Review: When We Rise

Austin P. McKenzie as Cleve Jones in When We Rise

Monday night saw the premiere of When We Rise, an eight hour ABC miniseries detailing the gay rights movement from the perspective of four real world figures: Harvey Milk associate and AIDS Quilt creator Cleve Jones; women;s activist Roma Guy; African American organizer Ken Jones; and transgender activist Cecilia Chung. Based on the premiere, which introduces the first three individuals, When We Rise is bracing and involving, though a little given over to on the nose dialogue that spells out its Big Ideas. A certain amount of condensing and info dumping are to be expected when attempting to tell such a sprawling story; still, the slice of life approach that marked creator Dustin Lance Black and producer/director Gus Van Sant's previous collaboration, Milk, is mostly missed. I have a sneaking suspicion that as the characters age—unknown actors play the three as youngsters, with Guy Pearce, Mary Louise Parker, and Michael K. Williams taking over in later years—the quality will increase. Still, the opener has an arresting verve, and the intertwining of the different characters' storylines keeps the pace swift. There's also a terrific period soundtrack.

My opinion of the series so far might be influenced by my reading of Jones's memoir When We Rise: My Life in the Movement, one of the production’s sources. Jones covers some of the same ground as his previous book, Stitching a Revolution, but in far more vivid detail. In the acknowledgements, Jones states that his original intent was to portray the pre-AIDS era with deeper scope than the ensuing years, and that's reflected in wonderfully evocative passages like this describing a rendezvous with a young man at Paris's famous Père Lachaise cemetery:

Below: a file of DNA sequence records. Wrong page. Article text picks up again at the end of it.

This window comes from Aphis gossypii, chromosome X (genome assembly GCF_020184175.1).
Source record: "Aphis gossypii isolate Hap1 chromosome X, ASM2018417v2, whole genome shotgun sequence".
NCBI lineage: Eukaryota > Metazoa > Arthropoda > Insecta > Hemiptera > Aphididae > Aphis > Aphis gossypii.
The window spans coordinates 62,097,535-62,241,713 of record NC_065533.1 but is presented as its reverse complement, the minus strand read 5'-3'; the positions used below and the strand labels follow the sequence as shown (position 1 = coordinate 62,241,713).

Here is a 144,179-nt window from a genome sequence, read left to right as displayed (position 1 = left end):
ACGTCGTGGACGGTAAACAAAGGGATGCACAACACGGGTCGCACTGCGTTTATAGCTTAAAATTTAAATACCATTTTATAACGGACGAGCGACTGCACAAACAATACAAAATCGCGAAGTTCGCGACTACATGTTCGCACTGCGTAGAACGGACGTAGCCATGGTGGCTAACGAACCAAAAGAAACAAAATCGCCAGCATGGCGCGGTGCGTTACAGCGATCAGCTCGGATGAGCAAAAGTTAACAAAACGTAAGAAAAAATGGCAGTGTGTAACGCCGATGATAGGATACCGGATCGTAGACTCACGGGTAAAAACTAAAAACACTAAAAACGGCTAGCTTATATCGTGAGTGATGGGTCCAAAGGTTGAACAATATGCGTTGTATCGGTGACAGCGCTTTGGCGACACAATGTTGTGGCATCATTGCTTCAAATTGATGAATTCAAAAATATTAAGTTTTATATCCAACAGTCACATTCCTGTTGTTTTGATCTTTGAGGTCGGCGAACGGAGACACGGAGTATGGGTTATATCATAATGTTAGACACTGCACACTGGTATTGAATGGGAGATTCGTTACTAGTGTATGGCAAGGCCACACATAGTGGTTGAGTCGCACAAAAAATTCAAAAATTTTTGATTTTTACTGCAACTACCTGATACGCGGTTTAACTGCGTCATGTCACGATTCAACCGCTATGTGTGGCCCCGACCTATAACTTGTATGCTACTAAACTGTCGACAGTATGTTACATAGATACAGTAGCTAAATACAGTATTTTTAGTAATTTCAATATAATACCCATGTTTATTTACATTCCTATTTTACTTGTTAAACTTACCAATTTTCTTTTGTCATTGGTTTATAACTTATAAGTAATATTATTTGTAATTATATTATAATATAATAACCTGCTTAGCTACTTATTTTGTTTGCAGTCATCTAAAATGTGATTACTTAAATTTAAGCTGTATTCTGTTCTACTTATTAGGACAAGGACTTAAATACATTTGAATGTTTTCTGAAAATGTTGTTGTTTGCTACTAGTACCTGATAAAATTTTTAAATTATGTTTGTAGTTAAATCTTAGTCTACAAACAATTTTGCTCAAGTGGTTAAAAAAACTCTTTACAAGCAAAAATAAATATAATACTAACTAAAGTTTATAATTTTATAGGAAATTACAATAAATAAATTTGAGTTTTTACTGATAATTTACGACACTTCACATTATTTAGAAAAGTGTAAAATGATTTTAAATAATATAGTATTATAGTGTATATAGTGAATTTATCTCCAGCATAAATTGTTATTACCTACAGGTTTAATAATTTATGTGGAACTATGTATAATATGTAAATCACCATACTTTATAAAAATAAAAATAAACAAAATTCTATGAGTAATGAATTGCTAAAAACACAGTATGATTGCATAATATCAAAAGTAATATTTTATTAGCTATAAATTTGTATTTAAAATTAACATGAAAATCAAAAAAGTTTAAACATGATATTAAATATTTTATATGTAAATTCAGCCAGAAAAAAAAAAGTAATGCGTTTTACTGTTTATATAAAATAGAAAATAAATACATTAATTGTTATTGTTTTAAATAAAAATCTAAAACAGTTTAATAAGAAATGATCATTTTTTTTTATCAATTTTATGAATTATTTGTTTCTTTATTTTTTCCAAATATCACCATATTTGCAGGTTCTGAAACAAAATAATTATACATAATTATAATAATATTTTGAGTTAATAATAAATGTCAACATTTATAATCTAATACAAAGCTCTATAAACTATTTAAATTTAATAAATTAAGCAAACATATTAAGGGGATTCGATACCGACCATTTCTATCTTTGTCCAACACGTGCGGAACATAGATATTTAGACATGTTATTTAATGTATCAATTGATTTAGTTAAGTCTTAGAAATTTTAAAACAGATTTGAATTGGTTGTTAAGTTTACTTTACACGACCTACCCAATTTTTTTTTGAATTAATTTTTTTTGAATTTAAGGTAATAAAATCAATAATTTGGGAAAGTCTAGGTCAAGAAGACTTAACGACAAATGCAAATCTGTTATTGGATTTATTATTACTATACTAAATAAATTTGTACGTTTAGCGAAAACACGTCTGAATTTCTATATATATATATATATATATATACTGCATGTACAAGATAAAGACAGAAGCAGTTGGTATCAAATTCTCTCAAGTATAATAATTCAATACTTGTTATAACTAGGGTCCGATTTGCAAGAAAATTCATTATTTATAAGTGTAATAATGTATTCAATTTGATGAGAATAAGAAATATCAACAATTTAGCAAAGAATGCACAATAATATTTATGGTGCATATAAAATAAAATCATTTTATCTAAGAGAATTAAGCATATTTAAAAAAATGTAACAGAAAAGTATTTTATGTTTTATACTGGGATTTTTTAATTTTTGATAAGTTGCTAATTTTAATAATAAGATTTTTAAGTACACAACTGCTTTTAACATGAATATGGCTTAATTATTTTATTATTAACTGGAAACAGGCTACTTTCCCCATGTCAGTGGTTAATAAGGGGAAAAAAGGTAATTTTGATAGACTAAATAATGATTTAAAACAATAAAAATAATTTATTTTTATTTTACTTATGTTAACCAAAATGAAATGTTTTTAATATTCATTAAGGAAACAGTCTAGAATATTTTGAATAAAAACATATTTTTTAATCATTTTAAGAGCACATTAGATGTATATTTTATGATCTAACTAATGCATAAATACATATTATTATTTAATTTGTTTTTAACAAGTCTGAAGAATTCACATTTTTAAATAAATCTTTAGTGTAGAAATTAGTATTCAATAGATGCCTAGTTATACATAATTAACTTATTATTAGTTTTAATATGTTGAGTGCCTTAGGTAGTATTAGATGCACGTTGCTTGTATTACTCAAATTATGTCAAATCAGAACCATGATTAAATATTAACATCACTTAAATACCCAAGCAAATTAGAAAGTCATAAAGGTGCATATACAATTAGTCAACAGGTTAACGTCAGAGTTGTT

"He took my hand and we ran as the clouds finally burst and the rain poured down in great sheets—ran laughing past dead Jim Morrison and all the great dead French princes and philosophers... we ran and shouted as the rain soaked our clothes and hair and filled our shoes, past Gertrude Stein and Alice B. Toklas and dear dead Oscar Wilde, 'Au revoir, Mesdames!' and burst out through the gates of the now silent cemetery onto the traffic-loud and bustling streets of Paris."

Along with Jones's romantic and sexually explicit reminisces there are grimmer experiences: the shocking murder of Harvey Milk and the intense White Night riot that followed; the devastating loss of AIDS and the government's callous lack of response to it. Jones brings the people and details of these now historic events to life in a way that makes for compelling reading. As the book progresses further into the AIDS years, the writing gets less poetic and more plainly factual. Maybe someday Jones will write a follow-up that delves deeper into those events, which include the fight for marriage equality. In this day and age, these stories of LGBT activists like Cleve Jones are as inspiring and relevant as ever. They're good reminders that injustice is invariably countered by brave men and women willing to fight against it.

The real Jones

When We Rise airs March 1–3 at 9 PM on ABC. The series is also streaming on abc.com.